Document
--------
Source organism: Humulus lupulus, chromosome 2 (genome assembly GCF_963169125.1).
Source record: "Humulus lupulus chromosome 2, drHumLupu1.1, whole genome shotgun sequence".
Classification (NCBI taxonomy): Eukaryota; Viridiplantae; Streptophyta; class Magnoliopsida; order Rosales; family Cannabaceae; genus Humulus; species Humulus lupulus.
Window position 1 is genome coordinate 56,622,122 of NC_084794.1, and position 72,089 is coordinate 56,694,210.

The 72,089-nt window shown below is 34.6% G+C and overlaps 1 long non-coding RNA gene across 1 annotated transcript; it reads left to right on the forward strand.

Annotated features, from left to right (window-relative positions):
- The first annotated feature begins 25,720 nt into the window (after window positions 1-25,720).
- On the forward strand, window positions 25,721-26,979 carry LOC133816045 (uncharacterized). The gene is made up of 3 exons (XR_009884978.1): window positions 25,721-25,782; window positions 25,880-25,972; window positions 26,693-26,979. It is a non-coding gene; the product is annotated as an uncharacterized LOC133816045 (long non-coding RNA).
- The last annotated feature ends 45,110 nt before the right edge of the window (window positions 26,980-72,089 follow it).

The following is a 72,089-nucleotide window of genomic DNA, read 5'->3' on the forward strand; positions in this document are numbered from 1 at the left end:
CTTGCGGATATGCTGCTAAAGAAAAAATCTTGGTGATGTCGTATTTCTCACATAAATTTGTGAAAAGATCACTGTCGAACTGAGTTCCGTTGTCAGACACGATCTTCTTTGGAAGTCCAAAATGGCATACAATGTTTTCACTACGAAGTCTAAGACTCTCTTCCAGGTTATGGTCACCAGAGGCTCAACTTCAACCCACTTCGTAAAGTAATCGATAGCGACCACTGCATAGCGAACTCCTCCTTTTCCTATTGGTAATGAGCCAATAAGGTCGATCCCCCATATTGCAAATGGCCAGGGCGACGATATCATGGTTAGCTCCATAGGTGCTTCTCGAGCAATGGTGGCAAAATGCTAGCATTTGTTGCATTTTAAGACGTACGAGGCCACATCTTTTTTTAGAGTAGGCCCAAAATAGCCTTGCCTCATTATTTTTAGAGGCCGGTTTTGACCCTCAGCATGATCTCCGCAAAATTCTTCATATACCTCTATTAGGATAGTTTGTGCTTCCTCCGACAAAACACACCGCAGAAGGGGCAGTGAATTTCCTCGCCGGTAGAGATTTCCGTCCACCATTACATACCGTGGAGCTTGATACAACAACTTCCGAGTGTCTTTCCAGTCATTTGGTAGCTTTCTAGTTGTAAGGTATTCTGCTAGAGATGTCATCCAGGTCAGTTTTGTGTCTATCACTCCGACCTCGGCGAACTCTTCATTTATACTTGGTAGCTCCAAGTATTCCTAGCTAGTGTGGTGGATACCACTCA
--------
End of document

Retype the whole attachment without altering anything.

Source organism: Humulus lupulus, chromosome 2 (genome assembly GCF_963169125.1).
Source record: "Humulus lupulus chromosome 2, drHumLupu1.1, whole genome shotgun sequence".
Classification (NCBI taxonomy): Eukaryota; Viridiplantae; Streptophyta; class Magnoliopsida; order Rosales; family Cannabaceae; genus Humulus; species Humulus lupulus.
Window position 1 is genome coordinate 56,622,122 of NC_084794.1, and position 72,089 is coordinate 56,694,210.

The 72,089-nt window shown below is 34.6% G+C and overlaps 1 long non-coding RNA gene across 1 annotated transcript; it reads left to right on the forward strand.

Annotated features, from left to right (window-relative positions):
- The first annotated feature begins 25,720 nt into the window (after window positions 1-25,720).
- On the forward strand, window positions 25,721-26,979 carry LOC133816045 (uncharacterized). The gene is made up of 3 exons (XR_009884978.1): window positions 25,721-25,782; window positions 25,880-25,972; window positions 26,693-26,979. It is a non-coding gene; the product is annotated as an uncharacterized LOC133816045 (long non-coding RNA).
- The last annotated feature ends 45,110 nt before the right edge of the window (window positions 26,980-72,089 follow it).

The following is a 72,089-nucleotide window of genomic DNA, read 5'->3' on the forward strand; positions in this document are numbered from 1 at the left end:
CTTGCGGATATGCTGCTAAAGAAAAAATCTTGGTGATGTCGTATTTCTCACATAAATTTGTGAAAAGATCACTGTCGAACTGAGTTCCGTTGTCAGACACGATCTTCTTTGGAAGTCCAAAATGGCATACAATGTTTTCACTACGAAGTCTAAGACTCTCTTCCAGGTTATGGTCACCAGAGGCTCAACTTCAACCCACTTCGTAAAGTAATCGATAGCGACCACTGCATAGCGAACTCCTCCTTTTCCTATTGGTAATGAGCCAATAAGGTCGATCCCCCATATTGCAAATGGCCAGGGCGACGATATCATGGTTAGCTCCATAGGTGCTTCTCGAGCAATGGTGGCAAAATGCTAGCATTTGTTGCATTTTAAGACGTACGAGGCCACATCTTTTTTTAGAGTAGGCCCAAAATAGCCTTGCCTCATTATTTTTAGAGGCCGGTTTTGACCCTCAGCATGATCTCCGCAAAATTCTTCATATACCTCTATTAGGATAGTTTGTGCTTCCTCCGACAAAACACACCGCAGAAGGGGCAGTGAATTTCCTCGCCGGTAGAGATTTCCGTCCACCATTACATACCGTGGAGCTTGATACAACAACTTCCGAGTGTCTTTCCAGTCATTTGGTAGCTTTCTAGTTGTAAGGTATTCTGCTAGAGATGTCATCCAGGTCAGTTTTGTGTCTATCACTCCGACCTCGGCGAACTCTTCATTTATACTTGGTAGCTCCAAGTATTCCTAGCTAGTGTGGTGGATACCACTCA